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The Commerce Department reported Friday that one of the key inflation indicators rose faster than expected by 3.1% in April as price pressures intensified in the fast-growing US economy.
The core PCE index was expected to rise 2.9% after rising 1.9% in March. Fed officials consider the measure the best measure of inflation, although they do keep an eye on a number of metrics.
As part of its mandate on price stability, the Fed considers 2% healthy, although it is committed to leaving the average level above normal in favor of a full employment promotion.
The index captures price movements across a variety of goods and services and is generally considered a broader measure of inflation because it captures changes in consumer behavior and has a wider range than the Labor Department’s Consumer Price Index. The CPI accelerated by 4.2% in April.
Over the past month, core personal consumption expenditures rose 0.7%, which is also faster than the expected 0.6%.
Including volatile food and energy prices, the core PCE index jumped 3.6% year-on-year and 0.6% from March.
“Inflation pressures may get worse before they improve,” wrote Anita Marcoska, an economist at Jefferies, indicating that lower retail inventories could push prices higher. She added that the shift in consumer spending from goods to services would ultimately reduce inflationary pressures.
Despite the hot inflation reading, government bond yields were mostly lower while stocks were higher as the Memorial Day weekend approaches.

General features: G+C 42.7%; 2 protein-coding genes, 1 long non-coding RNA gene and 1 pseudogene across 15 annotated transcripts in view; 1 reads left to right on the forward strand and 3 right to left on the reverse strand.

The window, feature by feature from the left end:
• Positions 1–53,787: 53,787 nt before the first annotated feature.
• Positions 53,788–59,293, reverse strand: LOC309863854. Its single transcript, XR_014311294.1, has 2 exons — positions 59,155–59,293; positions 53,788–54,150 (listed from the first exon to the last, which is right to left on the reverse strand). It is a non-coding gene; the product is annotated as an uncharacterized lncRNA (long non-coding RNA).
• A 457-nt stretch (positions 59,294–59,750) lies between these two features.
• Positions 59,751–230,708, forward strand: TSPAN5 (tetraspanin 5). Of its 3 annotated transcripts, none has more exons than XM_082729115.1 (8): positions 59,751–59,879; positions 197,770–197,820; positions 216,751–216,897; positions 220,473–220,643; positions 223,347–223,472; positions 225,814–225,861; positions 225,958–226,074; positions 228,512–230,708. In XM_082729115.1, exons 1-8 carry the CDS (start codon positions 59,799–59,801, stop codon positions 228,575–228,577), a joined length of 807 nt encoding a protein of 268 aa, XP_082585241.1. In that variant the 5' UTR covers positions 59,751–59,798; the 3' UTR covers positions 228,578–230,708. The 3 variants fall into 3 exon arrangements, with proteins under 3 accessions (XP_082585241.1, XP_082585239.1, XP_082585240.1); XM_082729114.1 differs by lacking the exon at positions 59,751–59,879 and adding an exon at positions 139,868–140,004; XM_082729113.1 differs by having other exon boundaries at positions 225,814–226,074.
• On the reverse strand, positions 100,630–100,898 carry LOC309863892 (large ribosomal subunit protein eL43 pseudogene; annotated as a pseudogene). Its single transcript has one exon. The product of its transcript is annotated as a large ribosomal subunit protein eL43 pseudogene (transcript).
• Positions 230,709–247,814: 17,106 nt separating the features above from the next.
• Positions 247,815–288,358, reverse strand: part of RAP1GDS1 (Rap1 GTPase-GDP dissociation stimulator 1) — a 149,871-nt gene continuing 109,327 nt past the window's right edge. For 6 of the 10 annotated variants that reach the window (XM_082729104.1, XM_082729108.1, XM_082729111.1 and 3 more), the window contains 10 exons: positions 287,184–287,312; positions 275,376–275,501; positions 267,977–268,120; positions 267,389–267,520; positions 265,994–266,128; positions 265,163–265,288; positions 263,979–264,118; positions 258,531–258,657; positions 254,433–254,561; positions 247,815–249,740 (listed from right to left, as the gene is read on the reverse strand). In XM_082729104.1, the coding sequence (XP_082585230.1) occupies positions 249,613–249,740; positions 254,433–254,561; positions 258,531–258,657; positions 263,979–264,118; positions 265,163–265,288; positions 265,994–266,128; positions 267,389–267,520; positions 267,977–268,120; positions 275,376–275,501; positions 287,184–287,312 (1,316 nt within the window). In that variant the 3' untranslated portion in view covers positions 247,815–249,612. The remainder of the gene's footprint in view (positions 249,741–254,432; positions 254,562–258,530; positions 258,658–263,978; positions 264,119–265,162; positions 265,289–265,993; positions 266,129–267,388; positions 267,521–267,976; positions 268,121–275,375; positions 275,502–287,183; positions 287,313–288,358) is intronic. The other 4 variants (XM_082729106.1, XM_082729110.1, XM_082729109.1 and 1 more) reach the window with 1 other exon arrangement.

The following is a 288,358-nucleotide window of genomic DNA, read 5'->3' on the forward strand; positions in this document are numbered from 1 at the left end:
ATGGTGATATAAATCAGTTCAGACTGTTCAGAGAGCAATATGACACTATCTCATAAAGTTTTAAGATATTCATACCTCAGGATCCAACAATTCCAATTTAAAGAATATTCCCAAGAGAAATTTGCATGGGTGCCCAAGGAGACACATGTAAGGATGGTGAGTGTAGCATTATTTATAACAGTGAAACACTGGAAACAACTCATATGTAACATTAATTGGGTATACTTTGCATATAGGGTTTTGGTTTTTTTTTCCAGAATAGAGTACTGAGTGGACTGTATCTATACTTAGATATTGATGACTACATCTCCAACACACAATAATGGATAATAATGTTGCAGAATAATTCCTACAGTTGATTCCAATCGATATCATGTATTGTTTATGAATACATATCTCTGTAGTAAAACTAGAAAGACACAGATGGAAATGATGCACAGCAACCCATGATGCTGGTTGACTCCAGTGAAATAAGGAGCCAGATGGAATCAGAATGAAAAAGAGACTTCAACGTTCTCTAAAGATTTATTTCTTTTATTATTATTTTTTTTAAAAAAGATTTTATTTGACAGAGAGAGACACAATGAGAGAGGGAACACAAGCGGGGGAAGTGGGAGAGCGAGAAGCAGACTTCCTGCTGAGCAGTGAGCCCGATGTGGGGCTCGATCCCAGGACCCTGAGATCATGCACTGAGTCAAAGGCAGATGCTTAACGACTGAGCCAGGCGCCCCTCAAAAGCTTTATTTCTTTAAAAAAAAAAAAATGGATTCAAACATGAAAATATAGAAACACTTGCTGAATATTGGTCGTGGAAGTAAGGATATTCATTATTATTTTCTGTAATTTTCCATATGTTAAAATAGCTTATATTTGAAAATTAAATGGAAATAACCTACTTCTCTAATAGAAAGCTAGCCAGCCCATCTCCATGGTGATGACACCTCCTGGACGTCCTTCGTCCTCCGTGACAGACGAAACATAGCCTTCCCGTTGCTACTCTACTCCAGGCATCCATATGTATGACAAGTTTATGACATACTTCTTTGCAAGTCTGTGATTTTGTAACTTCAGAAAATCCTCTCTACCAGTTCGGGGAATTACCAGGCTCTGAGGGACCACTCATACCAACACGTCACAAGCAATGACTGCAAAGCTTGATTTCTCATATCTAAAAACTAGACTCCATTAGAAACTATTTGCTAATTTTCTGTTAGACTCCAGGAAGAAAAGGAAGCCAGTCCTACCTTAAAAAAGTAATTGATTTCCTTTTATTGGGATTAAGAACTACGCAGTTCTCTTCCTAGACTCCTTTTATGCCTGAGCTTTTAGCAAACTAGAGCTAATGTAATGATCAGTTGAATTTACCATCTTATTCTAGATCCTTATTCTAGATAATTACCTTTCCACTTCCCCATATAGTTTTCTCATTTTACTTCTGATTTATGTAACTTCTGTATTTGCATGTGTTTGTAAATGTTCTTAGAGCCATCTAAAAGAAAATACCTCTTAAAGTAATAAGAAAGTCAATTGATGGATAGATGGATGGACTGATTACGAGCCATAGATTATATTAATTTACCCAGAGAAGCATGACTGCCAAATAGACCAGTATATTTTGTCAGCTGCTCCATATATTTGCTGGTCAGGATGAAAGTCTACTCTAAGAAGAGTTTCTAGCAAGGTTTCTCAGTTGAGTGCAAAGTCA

In other economic news, Chicago’s manufacturing reading came in above the expected 75.2, its highest level since November 1973. Also, the University of Michigan consumer confidence reading for the month of May fell to 82.9, lower than the previous estimate of 83 88.3.
This increase in inflation came along with a sharp slowdown in personal income which decreased by 13.1%. But that was actually under the estimate of 14%. Personal income rose 20.9% in March after the latest round of government stimulus checks.
Even with personal income falling by $ 3.2 trillion, the savings rate remained high at 14.9%. Consumer spending increased 0.5%, in-line with estimates.
Personal disposable income, after taxes and other deductions, decreased by 14.6%.
Despite the consistent pace of the increase in inflation, most Fed officials remain reluctant to change policy.
The central bank buys at least $ 120 billion in bonds every month and has kept benchmark short-term borrowing rates steady near zero even with a bull economy.
There have been some indications recently that the Fed is at least ready to start talking about reducing the pace of asset purchases, but any real action is likely months away. Central bankers see the ongoing price pressures as temporary, due to supply chain bottlenecks and the comparisons of a year ago when the economy was largely closed.
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